For once, we got to see host Charlie in action as Chef Louie invited him to assist in the cooking. During this interaction, we learned that the simplest meals will make chef happy, especially ones that his wife prepares. A rotisserie chicken is no match for him ("I will eat the whole chicken.") but don't give him peanut butter - that's the only dislike so far! After they brought the oil to its smoke point, diced tomatoes were added to slow heat and provide moisture before basil, chives, parsley, and parcooked chopped shrimp were added in. Chef's main tip for the night was to layer flavors and seasonings during cooking so that you are seasoning at the beginning, middle, and end. The "pearls" for this dish were Israeli couscous, and the style was risotto-like.

As we got closer to the finish, Charlie asked a bit about Chef Louie's stance on the "unhealthy" foods in cooking, particularly MSG which is still prevalent in Asian restaurants. His response to that specific additive? "I grew up on MSG. That's how I'm so well-preserved!" Then he, of course, proceeded to finish off the risotto with his cooking companion - "This is about taste, and butter is my friend." We sure got to taste what that addition was like, and there were no complaints anywhere! To beautifully plate his dish, Chef Louie added colorful droplets of herb oil and roasted red pepper oil before graceful lines of balsamic reduction were laid around the pearls. Basil microgreens topped the beautifully slightly-charred shrimp, and everything was finished with an homage to his Hawaiian side: Kauai red clay sea salt and black lava sea salt.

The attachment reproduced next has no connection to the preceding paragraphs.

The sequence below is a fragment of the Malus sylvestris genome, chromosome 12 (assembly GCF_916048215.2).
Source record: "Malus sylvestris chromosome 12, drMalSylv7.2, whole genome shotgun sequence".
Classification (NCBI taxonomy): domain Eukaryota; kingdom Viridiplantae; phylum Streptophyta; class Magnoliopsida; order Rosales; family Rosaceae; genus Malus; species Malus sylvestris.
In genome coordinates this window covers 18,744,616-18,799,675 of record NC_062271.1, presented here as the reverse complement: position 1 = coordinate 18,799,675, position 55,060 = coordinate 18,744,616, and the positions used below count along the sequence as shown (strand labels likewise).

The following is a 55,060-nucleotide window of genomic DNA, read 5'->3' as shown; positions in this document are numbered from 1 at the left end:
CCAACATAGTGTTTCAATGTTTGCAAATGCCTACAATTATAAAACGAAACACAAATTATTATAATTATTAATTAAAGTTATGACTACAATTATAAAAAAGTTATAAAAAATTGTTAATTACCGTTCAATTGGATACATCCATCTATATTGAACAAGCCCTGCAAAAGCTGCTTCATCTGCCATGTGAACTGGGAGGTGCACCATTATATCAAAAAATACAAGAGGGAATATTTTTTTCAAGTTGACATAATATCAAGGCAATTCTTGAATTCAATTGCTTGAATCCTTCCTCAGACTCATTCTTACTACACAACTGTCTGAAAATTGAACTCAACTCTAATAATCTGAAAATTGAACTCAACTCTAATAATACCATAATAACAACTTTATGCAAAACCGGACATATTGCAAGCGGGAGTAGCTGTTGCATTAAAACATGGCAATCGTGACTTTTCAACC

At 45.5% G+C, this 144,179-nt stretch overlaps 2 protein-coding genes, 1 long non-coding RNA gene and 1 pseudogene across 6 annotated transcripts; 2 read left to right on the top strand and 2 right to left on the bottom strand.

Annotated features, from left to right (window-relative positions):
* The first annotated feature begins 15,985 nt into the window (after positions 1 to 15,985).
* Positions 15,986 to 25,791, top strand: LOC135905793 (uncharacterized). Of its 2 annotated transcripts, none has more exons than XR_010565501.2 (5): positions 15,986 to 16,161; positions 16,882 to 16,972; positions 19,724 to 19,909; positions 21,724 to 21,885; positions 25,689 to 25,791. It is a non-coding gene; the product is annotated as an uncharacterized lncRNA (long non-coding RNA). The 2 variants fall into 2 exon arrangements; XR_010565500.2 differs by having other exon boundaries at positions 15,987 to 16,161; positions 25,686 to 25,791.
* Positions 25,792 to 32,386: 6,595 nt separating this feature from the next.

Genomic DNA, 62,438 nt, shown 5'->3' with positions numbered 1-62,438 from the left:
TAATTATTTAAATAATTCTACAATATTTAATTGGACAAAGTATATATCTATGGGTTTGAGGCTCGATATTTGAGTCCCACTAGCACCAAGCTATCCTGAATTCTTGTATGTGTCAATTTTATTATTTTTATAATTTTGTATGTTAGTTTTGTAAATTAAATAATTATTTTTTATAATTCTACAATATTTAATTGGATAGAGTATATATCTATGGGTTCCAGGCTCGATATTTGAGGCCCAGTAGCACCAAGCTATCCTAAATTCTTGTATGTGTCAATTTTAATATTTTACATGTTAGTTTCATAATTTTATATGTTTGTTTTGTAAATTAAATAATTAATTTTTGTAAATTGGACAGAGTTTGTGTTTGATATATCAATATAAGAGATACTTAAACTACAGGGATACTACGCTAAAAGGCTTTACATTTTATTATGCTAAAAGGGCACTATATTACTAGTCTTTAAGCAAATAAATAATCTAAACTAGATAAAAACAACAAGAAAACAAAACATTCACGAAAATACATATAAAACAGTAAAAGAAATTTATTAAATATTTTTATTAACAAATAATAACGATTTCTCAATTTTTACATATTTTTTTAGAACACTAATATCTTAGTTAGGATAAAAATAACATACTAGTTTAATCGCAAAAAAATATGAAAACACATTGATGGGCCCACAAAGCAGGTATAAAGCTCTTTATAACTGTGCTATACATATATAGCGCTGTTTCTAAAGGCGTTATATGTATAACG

Charlie was on hand to guide guests into pairing this dish at home if they so desired to try making it. For its light body and mouthwatering traits, a Pinot Gris was selected. For the citrus notes best complementing seafood, a Sauvignon Blanc was picked. Both were chosen for their compatibility with the whole dish based on weight, acid, salt, and intensity. It was an informative, brief tutorial into the world of wine-pairing, and I'm sure the guests appreciated the tips! We found the dish to be not just gorgeous to look at but to taste as well. The shrimp had been cooked to the perfect texture, and the seasoned pearls lent a fine, fresh finish to the meal. More reason, aside from the Chef's amicable nature itself, to visit Red Table in Huntington Harbor! Our thanks to the crew for having us and for putting on a great show.

Photography by Duc Duong. More pictures available on Facebook here.